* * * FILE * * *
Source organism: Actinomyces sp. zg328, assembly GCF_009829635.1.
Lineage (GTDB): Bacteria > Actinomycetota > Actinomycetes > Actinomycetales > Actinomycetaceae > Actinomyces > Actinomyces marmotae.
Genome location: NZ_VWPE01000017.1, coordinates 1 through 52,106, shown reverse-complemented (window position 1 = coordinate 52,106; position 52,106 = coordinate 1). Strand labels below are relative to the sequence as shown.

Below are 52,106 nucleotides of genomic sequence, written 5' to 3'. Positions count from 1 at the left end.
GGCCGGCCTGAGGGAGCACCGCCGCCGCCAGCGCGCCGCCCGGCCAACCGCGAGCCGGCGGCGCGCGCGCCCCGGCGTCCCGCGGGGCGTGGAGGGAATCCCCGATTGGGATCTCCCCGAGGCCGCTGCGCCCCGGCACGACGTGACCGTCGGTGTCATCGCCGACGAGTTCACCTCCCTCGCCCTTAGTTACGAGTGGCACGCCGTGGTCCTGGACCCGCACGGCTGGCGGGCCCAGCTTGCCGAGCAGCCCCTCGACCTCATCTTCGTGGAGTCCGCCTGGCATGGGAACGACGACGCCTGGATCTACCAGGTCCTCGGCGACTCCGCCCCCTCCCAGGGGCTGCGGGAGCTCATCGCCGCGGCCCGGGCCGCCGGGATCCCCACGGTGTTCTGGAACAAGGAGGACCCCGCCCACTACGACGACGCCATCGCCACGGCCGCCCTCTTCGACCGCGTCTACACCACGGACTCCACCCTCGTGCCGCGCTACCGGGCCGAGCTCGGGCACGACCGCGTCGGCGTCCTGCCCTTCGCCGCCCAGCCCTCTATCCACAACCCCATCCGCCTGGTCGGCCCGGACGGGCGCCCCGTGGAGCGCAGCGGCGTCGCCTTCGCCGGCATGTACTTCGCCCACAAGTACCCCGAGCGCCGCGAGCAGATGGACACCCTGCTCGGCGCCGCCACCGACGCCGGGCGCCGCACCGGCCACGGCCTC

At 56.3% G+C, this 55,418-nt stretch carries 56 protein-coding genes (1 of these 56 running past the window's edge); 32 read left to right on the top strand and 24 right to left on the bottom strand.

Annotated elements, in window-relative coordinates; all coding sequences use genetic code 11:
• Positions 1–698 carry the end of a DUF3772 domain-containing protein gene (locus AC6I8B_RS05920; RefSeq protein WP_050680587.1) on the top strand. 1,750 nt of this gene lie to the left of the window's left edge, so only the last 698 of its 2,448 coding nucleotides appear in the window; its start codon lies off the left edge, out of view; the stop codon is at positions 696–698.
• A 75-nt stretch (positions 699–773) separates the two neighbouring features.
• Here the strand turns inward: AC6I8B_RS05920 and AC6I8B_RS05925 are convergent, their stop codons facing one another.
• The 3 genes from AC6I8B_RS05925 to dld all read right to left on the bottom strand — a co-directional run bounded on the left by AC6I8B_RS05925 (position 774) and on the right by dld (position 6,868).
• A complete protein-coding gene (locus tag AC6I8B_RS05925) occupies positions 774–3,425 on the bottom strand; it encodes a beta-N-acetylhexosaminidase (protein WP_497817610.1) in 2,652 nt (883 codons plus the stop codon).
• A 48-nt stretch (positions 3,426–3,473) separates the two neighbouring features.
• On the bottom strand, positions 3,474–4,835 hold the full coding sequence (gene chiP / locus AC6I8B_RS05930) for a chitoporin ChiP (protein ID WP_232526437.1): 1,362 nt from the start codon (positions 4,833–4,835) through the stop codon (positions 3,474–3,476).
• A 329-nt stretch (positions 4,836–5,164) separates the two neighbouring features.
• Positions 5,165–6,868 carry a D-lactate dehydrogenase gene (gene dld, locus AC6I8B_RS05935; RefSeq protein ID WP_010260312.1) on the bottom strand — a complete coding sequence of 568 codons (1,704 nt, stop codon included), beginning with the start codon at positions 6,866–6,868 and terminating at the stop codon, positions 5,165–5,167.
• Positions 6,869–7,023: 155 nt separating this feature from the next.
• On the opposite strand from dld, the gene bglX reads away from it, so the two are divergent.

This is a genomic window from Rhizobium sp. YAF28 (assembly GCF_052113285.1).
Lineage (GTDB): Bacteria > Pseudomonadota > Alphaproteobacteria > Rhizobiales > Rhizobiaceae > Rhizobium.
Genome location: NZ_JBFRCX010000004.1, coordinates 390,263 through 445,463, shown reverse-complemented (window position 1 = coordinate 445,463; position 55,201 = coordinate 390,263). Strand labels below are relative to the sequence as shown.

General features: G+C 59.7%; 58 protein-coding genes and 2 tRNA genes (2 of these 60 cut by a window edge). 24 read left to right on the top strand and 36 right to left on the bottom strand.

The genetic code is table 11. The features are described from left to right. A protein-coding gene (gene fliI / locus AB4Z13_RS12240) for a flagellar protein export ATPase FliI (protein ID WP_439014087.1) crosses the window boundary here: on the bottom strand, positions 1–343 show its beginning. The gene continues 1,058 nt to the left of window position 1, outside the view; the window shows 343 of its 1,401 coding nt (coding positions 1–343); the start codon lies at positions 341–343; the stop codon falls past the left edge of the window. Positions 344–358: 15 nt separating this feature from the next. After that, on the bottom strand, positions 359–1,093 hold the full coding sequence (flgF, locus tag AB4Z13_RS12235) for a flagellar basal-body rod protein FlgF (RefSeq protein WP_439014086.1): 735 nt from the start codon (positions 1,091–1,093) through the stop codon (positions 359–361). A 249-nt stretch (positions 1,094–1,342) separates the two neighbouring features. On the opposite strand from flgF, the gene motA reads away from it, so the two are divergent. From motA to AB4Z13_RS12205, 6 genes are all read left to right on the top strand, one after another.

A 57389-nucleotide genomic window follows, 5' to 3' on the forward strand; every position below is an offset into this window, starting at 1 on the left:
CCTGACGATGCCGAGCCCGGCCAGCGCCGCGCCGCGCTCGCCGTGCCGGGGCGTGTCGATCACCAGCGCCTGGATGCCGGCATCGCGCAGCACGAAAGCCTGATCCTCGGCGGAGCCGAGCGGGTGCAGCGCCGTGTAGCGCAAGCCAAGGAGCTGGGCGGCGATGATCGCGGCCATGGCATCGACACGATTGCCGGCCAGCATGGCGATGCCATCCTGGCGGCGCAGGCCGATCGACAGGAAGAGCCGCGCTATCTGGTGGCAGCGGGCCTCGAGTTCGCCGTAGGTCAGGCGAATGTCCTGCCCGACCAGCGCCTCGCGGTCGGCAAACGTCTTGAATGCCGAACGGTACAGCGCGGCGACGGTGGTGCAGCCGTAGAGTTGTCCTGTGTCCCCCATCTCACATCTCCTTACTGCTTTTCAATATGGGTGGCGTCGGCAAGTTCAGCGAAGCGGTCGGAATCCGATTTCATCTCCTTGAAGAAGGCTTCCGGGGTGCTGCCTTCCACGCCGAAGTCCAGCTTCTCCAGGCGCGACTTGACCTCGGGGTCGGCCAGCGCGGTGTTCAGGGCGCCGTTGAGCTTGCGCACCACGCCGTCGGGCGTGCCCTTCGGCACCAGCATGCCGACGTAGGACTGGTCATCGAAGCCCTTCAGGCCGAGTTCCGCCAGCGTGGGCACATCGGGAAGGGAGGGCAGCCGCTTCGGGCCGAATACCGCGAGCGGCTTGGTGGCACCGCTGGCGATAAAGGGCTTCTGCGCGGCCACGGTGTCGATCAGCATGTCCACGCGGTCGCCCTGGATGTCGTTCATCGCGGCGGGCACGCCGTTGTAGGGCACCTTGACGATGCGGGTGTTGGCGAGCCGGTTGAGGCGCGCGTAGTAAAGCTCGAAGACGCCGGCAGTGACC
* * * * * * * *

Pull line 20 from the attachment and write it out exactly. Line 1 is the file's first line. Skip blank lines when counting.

Lineage (GTDB): Bacteria > Pseudomonadota > Alphaproteobacteria > Rhizobiales > Rhizobiaceae > Rhizobium.